Furthermore, if you’re currently working as a full-charge bookkeeper, there may be some aspects of your job that aren’t quite up to par.
Important Skills to Have
If this is the case, you must keep in mind what any other part-time or full-time bookkeepers out there are looking for when they fill these positions. Here are three things all good accounting professionals look for:
Proficiency with Excel and QuickBooks
You should be familiar with using both programs if not proficient! This will help make sure certain can get done quickly and efficiently.
Unless otherwise specified by management, always try to provide reports right away so those who need them have access ASAP. This is especially true if something requires immediate attention.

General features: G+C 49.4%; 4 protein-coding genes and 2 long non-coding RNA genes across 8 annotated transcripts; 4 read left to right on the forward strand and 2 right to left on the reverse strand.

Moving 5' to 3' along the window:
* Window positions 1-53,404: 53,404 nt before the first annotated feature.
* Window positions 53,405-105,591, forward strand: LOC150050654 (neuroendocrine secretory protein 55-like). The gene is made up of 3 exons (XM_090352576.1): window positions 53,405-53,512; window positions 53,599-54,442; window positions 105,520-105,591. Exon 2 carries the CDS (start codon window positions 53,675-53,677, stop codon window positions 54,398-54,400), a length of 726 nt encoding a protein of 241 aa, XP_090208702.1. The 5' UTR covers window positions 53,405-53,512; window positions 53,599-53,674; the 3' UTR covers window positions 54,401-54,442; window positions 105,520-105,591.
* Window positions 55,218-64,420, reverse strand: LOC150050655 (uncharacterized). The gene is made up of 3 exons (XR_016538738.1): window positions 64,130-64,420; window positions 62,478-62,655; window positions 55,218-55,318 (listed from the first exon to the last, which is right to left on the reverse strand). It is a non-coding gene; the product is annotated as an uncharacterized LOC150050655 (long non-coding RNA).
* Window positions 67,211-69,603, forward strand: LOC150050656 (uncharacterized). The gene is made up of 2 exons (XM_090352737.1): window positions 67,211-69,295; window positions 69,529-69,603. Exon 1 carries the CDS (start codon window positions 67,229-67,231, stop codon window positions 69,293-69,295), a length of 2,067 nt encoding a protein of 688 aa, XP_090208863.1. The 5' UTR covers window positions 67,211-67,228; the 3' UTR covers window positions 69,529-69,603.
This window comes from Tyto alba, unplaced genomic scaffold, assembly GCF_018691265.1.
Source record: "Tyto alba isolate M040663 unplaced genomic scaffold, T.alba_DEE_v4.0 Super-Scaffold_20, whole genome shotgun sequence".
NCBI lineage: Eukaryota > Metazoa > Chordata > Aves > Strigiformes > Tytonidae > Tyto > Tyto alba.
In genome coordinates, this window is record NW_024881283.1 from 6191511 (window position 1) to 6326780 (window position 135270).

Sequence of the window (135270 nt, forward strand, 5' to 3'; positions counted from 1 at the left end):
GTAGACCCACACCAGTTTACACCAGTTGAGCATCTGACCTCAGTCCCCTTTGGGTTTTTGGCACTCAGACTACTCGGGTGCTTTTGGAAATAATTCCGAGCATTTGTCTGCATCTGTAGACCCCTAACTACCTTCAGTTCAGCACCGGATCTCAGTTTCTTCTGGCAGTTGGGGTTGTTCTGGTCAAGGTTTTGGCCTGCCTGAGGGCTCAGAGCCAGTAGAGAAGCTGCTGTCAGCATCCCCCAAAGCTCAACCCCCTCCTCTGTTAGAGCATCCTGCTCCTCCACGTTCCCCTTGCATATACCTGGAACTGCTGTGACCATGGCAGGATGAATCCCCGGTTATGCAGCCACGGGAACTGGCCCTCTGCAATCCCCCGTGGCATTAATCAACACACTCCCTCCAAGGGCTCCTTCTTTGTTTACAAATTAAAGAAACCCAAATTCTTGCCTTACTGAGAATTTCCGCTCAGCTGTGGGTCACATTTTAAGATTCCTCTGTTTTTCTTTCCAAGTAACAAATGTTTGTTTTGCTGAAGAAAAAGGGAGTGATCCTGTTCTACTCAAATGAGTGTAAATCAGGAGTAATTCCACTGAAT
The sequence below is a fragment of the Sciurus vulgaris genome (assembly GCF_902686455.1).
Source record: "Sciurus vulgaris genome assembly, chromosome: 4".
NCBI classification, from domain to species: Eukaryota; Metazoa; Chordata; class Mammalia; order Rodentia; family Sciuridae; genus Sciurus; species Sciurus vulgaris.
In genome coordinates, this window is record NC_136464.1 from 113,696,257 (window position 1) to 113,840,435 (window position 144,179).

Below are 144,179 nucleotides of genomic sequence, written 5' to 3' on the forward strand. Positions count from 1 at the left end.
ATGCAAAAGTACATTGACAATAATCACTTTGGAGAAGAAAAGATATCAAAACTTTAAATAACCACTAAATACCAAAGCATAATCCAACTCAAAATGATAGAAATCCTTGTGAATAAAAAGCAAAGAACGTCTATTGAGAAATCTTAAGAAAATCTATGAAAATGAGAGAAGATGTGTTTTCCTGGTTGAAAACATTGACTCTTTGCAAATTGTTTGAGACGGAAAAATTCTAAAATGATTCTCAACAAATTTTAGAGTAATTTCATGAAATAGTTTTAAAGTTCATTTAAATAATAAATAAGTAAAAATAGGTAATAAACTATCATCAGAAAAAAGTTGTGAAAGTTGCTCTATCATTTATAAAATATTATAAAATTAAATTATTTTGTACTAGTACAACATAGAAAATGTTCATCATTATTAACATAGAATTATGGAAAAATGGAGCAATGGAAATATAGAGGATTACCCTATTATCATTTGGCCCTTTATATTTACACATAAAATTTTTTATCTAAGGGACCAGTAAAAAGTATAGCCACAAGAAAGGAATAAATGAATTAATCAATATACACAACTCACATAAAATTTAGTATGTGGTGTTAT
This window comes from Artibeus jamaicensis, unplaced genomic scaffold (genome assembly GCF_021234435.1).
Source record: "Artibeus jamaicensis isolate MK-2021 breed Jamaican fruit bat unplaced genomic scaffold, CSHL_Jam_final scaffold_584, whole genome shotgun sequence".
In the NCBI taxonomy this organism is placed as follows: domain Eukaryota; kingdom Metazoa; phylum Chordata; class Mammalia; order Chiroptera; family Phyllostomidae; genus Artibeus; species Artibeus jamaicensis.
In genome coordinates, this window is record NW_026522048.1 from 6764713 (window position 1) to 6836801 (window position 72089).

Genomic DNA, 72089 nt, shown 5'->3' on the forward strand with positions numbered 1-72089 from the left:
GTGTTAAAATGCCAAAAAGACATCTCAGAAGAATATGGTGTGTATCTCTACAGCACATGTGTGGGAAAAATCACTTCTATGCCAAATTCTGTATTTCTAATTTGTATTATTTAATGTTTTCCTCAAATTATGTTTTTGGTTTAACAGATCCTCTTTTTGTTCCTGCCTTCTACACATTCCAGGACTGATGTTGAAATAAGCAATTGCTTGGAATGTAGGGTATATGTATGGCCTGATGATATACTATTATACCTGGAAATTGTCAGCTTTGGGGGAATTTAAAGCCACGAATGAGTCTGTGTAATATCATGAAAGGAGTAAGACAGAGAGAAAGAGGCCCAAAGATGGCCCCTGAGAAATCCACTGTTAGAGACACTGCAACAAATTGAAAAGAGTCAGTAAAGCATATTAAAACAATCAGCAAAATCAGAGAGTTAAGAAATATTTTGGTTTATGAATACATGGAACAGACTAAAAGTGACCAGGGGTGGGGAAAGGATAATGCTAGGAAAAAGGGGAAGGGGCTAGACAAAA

Even the slightest mistake could have a significant impact on your company’s financials. For this reason, you must always be accurate and thorough when entering data into reports or working with accounts of any type.
Bookkeeping Done Right
As you can see, a lot goes into the role of bookkeeper. With this in mind, it’s essential to maintain your books properly! By doing so, you’ll ensure profitable growth for any company and prevent financial setbacks before they happen.
If you’re interested in learning more about full-charge bookkeepers or want to explore other accounting and auditing careers, be sure to check out the American Institute of Professional Bookkeepers.
This is an excellent resource for becoming certified as a full charge bookkeeper. They offer many different courses that will help you achieve this designation.